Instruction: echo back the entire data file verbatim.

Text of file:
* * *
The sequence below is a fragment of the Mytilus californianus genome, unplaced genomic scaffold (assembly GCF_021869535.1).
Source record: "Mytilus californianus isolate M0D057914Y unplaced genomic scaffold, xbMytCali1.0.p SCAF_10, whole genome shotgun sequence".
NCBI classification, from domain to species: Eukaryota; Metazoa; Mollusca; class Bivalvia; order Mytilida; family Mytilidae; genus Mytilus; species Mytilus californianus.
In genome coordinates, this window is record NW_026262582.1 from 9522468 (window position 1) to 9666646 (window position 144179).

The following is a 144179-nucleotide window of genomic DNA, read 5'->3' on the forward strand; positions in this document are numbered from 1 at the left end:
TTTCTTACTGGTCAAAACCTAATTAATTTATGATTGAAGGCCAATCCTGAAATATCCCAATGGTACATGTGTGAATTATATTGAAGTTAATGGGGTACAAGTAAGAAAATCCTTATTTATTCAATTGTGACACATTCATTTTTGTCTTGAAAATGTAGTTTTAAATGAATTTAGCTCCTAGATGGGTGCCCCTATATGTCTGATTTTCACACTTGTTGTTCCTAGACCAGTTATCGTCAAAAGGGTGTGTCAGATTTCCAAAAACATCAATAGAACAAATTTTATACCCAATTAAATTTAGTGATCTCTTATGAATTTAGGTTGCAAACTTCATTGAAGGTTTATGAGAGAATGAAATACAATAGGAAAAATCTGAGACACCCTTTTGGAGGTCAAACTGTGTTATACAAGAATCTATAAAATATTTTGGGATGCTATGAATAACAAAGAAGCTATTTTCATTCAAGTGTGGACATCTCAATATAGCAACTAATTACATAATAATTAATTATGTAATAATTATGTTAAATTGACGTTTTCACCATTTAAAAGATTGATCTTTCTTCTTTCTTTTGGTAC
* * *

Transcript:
The sequence below is a fragment of the Mytilus californianus genome, unplaced genomic scaffold (assembly GCF_021869535.1).
Source record: "Mytilus californianus isolate M0D057914Y unplaced genomic scaffold, xbMytCali1.0.p SCAF_10, whole genome shotgun sequence".
NCBI classification, from domain to species: Eukaryota; Metazoa; Mollusca; class Bivalvia; order Mytilida; family Mytilidae; genus Mytilus; species Mytilus californianus.
In genome coordinates, this window is record NW_026262582.1 from 9522468 (window position 1) to 9666646 (window position 144179).

The following is a 144179-nucleotide window of genomic DNA, read 5'->3' on the forward strand; positions in this document are numbered from 1 at the left end:
TTTCTTACTGGTCAAAACCTAATTAATTTATGATTGAAGGCCAATCCTGAAATATCCCAATGGTACATGTGTGAATTATATTGAAGTTAATGGGGTACAAGTAAGAAAATCCTTATTTATTCAATTGTGACACATTCATTTTTGTCTTGAAAATGTAGTTTTAAATGAATTTAGCTCCTAGATGGGTGCCCCTATATGTCTGATTTTCACACTTGTTGTTCCTAGACCAGTTATCGTCAAAAGGGTGTGTCAGATTTCCAAAAACATCAATAGAACAAATTTTATACCCAATTAAATTTAGTGATCTCTTATGAATTTAGGTTGCAAACTTCATTGAAGGTTTATGAGAGAATGAAATACAATAGGAAAAATCTGAGACACCCTTTTGGAGGTCAAACTGTGTTATACAAGAATCTATAAAATATTTTGGGATGCTATGAATAACAAAGAAGCTATTTTCATTCAAGTGTGGACATCTCAATATAGCAACTAATTACATAATAATTAATTATGTAATAATTATGTTAAATTGACGTTTTCACCATTTAAAAGATTGATCTTTCTTCTTTCTTTTGGTAC